MeeMee raises a good point. I firmly belief that a lot of the neurosis and pain that we go through in our adult years comes from the false information (or missing information) from our childhood. People are obviously trying to "protect" kids so they hide the fact of death, they don't let them attend funerals of loved ones, they make up euphemisms to describe where a dead loved one went, and on and on and on.
Then you get to adulthood and everything feels like an unfair shock to you. Not just with this issue but a whole host of other issues too. Death is treated like an aberration. It's not! It is sad, it is painful, we miss our loved ones and especially when they die at a time we don't like (i.e. "they died too soon") but the truth is nobody gets out of here alive. It's the way the system works! So the sooner the kids deal with the reality of that, the better. Yes, they will be sad, but they will survive, and learning to process huge feelings of sadness (rather than having them swept under the rug) is a valuable thing that will strengthen your child, actually. I think that not having information, or suspecting that you have been given half-truths or sugar-coated info, causes great anxiety. (BTW I am talking in generalities here, not directly to YOU about your child....I'm sort of complaining about how I was raised to not-deal with stuff, which just caused more problems later.)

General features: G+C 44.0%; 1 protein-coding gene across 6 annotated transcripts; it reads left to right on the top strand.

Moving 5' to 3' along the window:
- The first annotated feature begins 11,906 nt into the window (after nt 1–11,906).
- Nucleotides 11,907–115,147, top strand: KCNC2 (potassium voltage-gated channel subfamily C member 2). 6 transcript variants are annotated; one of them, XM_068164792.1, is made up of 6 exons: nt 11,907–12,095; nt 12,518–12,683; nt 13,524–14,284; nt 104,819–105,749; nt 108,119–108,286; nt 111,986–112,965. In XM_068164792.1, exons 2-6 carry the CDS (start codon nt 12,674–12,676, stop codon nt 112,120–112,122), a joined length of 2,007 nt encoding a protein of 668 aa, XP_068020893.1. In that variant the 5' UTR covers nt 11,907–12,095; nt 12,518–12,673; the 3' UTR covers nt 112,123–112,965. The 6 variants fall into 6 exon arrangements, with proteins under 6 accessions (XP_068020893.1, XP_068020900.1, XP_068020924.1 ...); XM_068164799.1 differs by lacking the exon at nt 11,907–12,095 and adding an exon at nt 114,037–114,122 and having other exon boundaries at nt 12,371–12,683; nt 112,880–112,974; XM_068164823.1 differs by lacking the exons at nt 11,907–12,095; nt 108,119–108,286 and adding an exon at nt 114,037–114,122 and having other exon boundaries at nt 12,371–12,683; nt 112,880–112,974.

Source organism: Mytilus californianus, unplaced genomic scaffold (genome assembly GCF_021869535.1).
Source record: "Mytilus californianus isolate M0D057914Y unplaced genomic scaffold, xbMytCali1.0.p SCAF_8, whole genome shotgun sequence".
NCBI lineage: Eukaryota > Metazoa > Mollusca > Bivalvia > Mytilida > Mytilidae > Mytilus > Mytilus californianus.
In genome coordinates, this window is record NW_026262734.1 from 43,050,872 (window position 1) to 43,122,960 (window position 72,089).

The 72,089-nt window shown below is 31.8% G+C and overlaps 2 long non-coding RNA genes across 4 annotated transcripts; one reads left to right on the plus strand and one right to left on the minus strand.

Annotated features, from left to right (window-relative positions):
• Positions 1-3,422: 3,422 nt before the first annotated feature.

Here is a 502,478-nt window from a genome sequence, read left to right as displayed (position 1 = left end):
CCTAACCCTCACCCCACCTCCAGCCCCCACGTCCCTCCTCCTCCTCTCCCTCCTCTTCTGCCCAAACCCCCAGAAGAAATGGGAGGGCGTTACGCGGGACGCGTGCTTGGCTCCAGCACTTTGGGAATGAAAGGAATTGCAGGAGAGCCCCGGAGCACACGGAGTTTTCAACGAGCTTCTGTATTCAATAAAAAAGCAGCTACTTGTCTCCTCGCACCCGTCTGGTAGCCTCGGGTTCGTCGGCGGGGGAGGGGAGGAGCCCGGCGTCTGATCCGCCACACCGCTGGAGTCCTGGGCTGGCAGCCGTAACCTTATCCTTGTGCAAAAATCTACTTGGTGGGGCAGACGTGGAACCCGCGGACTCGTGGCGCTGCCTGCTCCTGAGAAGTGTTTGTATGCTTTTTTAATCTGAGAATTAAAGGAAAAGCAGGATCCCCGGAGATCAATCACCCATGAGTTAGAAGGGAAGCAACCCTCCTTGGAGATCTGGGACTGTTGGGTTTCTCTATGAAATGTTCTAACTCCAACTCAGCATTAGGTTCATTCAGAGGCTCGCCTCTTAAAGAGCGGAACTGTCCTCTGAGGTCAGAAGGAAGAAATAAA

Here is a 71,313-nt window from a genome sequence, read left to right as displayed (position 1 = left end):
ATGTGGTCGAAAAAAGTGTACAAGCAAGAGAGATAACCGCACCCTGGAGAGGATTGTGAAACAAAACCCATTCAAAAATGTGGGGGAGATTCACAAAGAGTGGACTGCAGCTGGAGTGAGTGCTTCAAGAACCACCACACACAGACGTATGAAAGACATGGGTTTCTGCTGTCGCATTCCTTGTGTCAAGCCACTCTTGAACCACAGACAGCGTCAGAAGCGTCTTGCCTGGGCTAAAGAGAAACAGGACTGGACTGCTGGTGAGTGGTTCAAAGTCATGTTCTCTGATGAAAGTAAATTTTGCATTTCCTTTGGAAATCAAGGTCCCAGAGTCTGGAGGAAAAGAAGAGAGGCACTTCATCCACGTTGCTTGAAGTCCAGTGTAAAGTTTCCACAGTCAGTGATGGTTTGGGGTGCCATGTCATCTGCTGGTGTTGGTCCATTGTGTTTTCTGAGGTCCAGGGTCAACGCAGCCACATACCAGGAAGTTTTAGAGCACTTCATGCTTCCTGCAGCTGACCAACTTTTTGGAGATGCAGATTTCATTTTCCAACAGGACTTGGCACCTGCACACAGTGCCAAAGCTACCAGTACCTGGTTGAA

I stick with my assertion: keep it short and sweet. Your kid wants to know why, you tell her why. In doing so, you're indirectly assuring her of something she is NOT verbally asking, which is, "Momma, are you going to be honest with me? Momma, can I trust you to handle this? Is everything going to be OK?"
I liked my answer "cats' bodies aren't made to last much more than 18 years. (it's true; the range is, I think 16 or so for domestic cats and 20 for the siamese and similar breeds) Because it's true. Cats have a certain general lifespan. So do humans. You don't need to go into how sometimes we get mowed down before that lifespan is up. Just keep it short & sweet. The more we talk, the more we sound like we're convincing ourselves, and that can't inspire confidence in the little ones.
So on that note, I should stop talking already. :-)